When I was first attempting to learn OpenGL years ago, what I really
wanted was a complete, minimal example program. OpenGL has enormous
flexibility and I wanted to fully understand the fundamentals
in isolation before moving on to more advanced features. I had been
advised to specifically learn core profile, which drops nearly all
the legacy parts of the API.
However, since much of the OpenGL-related content to be found online,
even today, is outdated — and, worse, it’s not marked as
such — good, modern core profile examples have been hard to come by.
The relevant examples I could find at the time were more complicated
than necessary, due to the common problem that full 3D graphics are
too closely conflated with OpenGL. The examples would include matrix
libraries, texture loading, etc. This is a big reason I ended up
settling on WebGL: a clean slate in a completely different
community. (The good news is that this situation has already improved
dramatically over the last few years!)
Until recently, all of my OpenGL experience had been WebGL.
Wanting to break out of that, earlier this year I set up a minimal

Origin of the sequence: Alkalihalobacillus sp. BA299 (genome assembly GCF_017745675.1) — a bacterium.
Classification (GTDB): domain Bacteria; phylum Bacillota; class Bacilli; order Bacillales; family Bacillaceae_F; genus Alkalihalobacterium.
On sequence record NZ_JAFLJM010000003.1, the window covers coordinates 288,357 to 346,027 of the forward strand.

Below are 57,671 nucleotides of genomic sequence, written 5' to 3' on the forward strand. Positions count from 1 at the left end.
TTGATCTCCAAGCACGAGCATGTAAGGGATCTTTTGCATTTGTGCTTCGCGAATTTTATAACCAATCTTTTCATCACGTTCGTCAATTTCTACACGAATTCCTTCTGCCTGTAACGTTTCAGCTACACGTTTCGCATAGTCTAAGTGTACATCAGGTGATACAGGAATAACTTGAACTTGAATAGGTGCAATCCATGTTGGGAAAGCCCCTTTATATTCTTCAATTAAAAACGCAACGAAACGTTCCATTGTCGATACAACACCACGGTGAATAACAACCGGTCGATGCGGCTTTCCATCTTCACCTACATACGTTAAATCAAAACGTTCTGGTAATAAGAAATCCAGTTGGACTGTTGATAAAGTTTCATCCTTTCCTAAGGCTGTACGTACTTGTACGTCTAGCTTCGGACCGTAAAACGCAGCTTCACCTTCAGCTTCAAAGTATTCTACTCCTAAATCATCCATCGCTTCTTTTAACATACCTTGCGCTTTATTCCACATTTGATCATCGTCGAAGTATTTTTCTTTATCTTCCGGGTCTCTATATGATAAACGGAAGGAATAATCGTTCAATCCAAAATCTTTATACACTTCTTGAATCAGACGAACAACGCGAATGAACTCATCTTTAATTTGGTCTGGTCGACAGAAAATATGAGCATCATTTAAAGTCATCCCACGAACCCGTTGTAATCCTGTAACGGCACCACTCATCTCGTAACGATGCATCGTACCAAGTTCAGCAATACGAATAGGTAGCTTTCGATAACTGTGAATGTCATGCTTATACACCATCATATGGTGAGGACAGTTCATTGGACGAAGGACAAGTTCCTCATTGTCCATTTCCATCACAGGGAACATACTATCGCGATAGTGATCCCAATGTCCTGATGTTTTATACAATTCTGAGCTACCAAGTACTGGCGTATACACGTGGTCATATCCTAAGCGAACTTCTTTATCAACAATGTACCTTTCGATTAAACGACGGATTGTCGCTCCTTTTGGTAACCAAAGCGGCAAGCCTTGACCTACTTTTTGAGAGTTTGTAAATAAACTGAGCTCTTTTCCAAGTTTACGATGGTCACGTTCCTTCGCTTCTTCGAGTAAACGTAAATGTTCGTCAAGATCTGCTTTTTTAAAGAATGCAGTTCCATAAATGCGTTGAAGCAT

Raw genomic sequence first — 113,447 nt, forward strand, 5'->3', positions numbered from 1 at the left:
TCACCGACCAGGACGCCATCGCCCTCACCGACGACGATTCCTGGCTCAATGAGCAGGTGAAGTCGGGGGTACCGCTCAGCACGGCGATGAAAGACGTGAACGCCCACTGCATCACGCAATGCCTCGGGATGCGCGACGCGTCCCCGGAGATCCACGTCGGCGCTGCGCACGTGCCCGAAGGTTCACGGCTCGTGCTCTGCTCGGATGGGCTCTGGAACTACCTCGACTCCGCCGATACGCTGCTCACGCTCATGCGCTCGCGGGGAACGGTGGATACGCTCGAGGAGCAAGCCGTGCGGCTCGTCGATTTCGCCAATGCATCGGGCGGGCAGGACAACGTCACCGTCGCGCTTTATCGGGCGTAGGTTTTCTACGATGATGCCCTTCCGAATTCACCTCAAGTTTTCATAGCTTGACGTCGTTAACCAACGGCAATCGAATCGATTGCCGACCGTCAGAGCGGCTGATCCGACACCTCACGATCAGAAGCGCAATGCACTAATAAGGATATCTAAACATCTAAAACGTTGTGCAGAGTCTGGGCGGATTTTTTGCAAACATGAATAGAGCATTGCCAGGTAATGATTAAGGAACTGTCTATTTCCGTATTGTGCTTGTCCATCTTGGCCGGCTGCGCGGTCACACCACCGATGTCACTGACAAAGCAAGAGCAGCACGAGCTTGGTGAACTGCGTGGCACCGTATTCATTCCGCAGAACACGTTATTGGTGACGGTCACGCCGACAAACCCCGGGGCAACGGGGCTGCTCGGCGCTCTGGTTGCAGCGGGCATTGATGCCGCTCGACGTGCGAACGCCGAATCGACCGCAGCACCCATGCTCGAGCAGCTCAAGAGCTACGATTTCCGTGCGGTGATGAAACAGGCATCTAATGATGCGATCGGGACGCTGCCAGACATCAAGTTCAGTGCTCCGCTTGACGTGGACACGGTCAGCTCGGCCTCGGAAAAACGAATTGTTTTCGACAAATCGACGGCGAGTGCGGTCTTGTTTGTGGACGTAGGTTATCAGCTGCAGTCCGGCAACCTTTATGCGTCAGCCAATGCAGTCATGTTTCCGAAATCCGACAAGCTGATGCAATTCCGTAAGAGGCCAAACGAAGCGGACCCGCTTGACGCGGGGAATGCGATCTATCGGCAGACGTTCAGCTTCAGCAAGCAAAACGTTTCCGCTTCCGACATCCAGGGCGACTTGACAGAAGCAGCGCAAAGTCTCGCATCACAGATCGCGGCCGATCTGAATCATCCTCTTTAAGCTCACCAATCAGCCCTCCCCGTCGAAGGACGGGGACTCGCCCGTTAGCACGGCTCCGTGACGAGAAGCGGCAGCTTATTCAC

OpenGL 3.3 core profile demo in C, using GLFW and
gl3w. You can find it here:
No 3D graphics, no matrix library, no textures. It’s just a spinning
It supports both Linux and Windows. The Windows’ build is static, so
it compiles to a single, easily distributable, standalone binary. With
some minor tweaking it would probably support the BSDs as well. For
simplicity’s sake, the shaders are baked right into the source as
strings, but if you’re extending the demo for your own use, you may
want to move them out into their own source files.
Why OpenGL 3.3?
I chose OpenGL 3.3 in particular for three reasons:
- Core and compatibility profiles were introduced in OpenGL 3.2
(2009). Obviously anything that focuses on core profile is going to
be 3.2 and up.
- OpenGL 3.3 (2010) introduced version 3.30 of the shading
language. This was a big deal and there’s little reason not to take
advantage of it. I specifically wanted to use the new
- Mesa 10.0 (2013) supports up to OpenGL 3.3. Mesa is the